About the book:
Genesis [is] the result of an epic eight-year expedition to rediscover the mountains, deserts and oceans, the animals and peoples that have so far escaped the imprint of modern society—the land and life of a still-pristine planet. “Some 46% of the planet is still as it was in the time of genesis,” Salgado reminds us. “We must preserve what exists.” The Genesis project, along with the Salgados’ Instituto Terra, are dedicated to showing the beauty of our planet, reversing the damage done to it, and preserving it for the future.
Sherlock Themed Cafe in Shanghai, China.
Have you found all those things related to Sherlock?
I am literally amazed by all those background settings and views. They are sooooooo Sherlock. :)
source:http://tieba.baidu.com/p/2487050072?pn=1 (Thank you for providing me with those amazing photos)
I AM GOING THERE
Incredible photos by Dutch European Space Agency astronaut Andre Kuipers during his stay on the International Space Station.
"TIME GUARDIAN" Commissioned work for Zero Square - Malaysia.
- Uni Pin Fine Liners
- 11 x 16 inches of Canson sketch paper
- Approx. 18 hours of drawing
BIGGER IMAGE HERE: http://goo.gl/C8n6OD
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NASA’s Cassini spacecraft has capped 2013 with a spectacular new collection of Saturn photos showcasing the planet’s beauty, as well with its trademark rings and strange moons.
The newly released Saturn photos by Cassini include two views of Enceladus, Saturn’s sixth-largest moon. Enceladus is a winter-appropriate ice world. Geysers at its poles shoot ice particles into space, some of which make it into orbit around Saturn. Some of this space “snow” becomes part of Saturn’s E ring, Saturn’s second outermost ring that is made of microscopic particles.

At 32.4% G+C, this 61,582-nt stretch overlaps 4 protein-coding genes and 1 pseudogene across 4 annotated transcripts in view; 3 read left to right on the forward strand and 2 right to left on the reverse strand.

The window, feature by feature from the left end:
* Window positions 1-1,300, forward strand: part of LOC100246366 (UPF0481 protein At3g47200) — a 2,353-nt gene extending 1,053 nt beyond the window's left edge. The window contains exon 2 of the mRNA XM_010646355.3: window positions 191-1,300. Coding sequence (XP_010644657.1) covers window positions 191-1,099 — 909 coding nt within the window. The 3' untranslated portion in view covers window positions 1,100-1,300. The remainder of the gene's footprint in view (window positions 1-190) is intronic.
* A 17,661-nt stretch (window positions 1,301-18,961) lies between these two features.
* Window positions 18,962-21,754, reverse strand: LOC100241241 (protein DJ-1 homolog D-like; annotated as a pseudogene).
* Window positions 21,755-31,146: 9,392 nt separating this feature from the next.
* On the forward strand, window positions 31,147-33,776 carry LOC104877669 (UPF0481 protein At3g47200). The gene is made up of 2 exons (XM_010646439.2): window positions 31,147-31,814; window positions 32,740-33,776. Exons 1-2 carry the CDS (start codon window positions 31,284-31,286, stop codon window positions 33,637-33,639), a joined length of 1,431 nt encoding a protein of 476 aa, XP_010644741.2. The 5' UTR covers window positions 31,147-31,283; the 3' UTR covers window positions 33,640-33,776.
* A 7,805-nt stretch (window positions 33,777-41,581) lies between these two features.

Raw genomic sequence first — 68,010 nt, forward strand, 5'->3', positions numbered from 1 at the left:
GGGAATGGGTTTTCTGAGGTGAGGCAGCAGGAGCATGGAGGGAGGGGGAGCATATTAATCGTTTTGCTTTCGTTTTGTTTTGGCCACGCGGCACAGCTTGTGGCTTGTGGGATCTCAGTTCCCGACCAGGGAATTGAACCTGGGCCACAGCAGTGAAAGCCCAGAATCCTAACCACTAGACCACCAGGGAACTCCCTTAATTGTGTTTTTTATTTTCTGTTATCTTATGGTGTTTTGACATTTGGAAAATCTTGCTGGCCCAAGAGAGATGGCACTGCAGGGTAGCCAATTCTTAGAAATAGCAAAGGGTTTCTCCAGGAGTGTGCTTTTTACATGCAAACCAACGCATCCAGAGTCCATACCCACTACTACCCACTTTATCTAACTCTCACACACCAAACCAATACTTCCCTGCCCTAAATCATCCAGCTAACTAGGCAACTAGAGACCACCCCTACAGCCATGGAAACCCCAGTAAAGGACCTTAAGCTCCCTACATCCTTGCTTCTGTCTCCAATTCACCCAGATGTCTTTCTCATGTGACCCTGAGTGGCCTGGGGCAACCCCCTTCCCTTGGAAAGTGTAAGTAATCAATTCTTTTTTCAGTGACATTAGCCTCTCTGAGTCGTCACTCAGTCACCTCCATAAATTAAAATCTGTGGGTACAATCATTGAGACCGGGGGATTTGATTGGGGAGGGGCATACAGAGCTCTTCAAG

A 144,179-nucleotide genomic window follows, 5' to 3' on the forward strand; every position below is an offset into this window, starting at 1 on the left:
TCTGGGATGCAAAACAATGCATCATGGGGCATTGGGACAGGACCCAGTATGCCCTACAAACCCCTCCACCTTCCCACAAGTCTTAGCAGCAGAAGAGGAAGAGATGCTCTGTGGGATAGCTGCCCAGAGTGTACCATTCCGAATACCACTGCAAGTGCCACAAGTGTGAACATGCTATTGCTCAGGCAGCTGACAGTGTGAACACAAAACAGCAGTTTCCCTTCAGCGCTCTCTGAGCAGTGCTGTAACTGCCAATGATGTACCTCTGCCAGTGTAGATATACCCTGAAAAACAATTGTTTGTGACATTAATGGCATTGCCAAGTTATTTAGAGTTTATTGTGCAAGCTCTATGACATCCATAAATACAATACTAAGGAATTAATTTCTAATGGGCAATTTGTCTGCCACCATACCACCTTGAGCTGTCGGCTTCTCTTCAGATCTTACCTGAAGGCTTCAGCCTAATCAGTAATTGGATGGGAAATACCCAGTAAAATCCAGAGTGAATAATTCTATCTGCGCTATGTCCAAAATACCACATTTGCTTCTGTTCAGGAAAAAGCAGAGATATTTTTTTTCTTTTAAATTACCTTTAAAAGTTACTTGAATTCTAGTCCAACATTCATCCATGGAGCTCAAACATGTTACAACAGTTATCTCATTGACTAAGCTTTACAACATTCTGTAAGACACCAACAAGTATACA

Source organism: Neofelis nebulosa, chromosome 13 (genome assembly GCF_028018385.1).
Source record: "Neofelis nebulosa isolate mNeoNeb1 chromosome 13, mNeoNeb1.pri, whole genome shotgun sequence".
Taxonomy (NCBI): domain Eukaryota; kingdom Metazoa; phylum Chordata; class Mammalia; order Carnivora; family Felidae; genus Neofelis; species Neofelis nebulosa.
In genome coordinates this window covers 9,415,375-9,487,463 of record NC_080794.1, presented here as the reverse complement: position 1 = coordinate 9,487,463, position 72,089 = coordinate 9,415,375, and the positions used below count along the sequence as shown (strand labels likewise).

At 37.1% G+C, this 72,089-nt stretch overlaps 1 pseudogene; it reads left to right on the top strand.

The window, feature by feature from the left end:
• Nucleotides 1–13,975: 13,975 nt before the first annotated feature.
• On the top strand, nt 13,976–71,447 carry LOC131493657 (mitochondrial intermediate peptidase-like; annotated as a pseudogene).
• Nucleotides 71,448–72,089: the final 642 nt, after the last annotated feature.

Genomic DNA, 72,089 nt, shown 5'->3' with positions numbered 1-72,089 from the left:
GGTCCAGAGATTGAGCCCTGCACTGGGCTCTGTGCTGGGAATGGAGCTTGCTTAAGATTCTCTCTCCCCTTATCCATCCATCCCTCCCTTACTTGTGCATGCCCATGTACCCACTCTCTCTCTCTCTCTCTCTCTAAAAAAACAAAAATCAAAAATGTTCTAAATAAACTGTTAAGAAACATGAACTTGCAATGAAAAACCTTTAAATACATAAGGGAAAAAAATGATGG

Other images highlight Saturn’s largest moon, Titan. There are no jolly elves at Titan’s north pole; liquid methane and ethane seas appear as splotchy features near the moon’s poles. At the south pole, a high-altitude vortex swirls. The hazy orange atmosphere of Titan is thought to resemble the atmosphere of early Earth.
During a recent cold snap, Washington-based photographer Angela Kelly and her son used homemade soap bubble solution and her camera to create an awesome series of photos entitled Frozen in a Bubble.
In an interview with KOMO News, Kelly explains, “We blew the bubbles across the top of our frozen patio table and also upon the hood of my car and then we watched in awe as each individual bubble froze with their own unique patterns. We noted how they would freeze completely before the sun rose but that once the sun was in view they would defrost along the tops or cease freezing altogether. We also noted how they would begin to deflate and implode in on themselves making them look like alien shapes or in some cases shatter completely leaving them to look like a cracked egg.”
[via My Modern Metropolis]
— Franz Kafka (via ruineshumaines)